“There was a time in my life,” Bangs told DeRogatis, “when you would have come up here and I would have got all drunk and everything like that and you might have preferred it that way and I would have been all exhibitionistic and like that, but if I act like that, I might live a long time, but I won’t live very long as a good writer.

Boys Will Be Boys
Jim DeRogatis: Do you think there’s a danger of rock ‘n’ roll becoming extinct?
Lester Bangs: Yeah, sure. Definitely.
JD: What would there be to take its place?
LB: Video games.

– “A Final Chat with Lester Bangs”

According to The Entertainment Software Association, “Ninety-three percent of game players also report reading books or daily newspapers on a regular basis.” This tells us that people who play games read. Not just that they can read, but that they do read. “On a regular basis.”

In 2003, the U.S. Department of Education-sponsored National Assessment of Adult Literacy found that literacy in America (unsurprisingly) fell along a fairly predictable bell curve. Those with “below basic” literacy (the lowest score, “no more than the most simple and concrete literacy skills”) constituted about 14 percent of the population, while those referred to as “proficient” (the highest score, “can perform complex and challenging literacy activities”) constituted 13 percent. Between the two extremes were two more categories: “basic” and “intermediate,” which constituted 29 and 44 percent respectively.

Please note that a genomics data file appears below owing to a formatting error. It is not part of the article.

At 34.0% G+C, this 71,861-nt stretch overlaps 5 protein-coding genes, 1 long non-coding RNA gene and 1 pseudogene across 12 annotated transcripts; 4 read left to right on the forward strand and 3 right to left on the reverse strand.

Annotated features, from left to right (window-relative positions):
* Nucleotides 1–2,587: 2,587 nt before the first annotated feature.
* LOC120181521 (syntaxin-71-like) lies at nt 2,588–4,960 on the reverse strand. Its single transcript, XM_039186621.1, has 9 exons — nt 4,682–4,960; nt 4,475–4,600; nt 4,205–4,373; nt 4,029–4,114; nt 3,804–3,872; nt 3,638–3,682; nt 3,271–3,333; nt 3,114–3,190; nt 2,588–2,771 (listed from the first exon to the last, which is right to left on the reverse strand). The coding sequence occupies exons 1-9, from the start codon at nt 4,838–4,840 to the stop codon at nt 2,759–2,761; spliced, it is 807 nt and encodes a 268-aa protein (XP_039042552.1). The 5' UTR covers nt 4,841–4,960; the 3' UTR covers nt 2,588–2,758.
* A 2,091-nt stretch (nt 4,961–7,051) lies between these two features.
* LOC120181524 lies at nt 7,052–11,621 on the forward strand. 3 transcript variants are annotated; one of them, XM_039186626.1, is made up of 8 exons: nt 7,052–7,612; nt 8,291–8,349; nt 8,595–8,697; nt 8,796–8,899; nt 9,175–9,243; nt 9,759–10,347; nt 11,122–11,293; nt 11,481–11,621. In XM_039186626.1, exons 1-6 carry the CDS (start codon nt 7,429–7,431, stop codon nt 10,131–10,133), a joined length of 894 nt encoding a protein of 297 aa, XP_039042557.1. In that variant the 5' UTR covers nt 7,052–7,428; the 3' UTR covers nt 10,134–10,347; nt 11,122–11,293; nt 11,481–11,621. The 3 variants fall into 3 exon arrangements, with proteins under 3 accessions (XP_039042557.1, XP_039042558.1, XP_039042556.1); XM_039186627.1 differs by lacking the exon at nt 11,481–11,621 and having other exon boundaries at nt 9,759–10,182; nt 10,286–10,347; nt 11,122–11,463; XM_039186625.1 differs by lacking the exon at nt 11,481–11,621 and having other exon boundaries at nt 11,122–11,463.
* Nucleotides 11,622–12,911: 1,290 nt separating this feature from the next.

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What this shows us is that there is a small minority of people in the U.S. who can barely read, a similarly-sized minority who are extremely literate and a large swath of people who fall somewhere in between, capable of reading, but choosing not to do so enough to become proficient. It’s fair to say that these people in the middle do not spend the majority of their time reading videogame news – or, to remain on statistically safer ground, that the people who do read extensive news and reviews of videogames are toward the top end of the NAAL’s scale, most likely in the “proficient” category.

This, however, is not a Pulitzer Prize-winning revelation by any means. Once the province of the rare few who not only owned a computer, but also knew how to operate it, games have never been in danger of association with illiteracy. Games’ association with adolescence is another story.